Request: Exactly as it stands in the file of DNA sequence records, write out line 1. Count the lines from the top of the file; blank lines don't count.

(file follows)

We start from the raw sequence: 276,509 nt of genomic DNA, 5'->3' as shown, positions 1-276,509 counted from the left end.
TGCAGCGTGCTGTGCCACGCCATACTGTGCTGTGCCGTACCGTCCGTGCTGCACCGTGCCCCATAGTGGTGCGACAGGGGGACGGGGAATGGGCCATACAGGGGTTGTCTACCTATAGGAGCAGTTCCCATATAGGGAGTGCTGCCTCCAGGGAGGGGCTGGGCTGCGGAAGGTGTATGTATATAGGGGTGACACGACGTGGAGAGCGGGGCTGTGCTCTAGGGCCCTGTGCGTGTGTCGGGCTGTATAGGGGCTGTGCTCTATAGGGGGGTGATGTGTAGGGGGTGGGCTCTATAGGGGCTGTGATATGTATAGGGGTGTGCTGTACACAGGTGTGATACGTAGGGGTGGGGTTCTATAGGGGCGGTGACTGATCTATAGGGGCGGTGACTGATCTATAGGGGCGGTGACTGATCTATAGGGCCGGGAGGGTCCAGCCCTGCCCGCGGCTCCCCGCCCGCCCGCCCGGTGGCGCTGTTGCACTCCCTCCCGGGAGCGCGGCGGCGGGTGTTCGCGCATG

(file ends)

We start from the raw sequence: 276,509 nt of genomic DNA, 5'->3' as shown, positions 1-276,509 counted from the left end.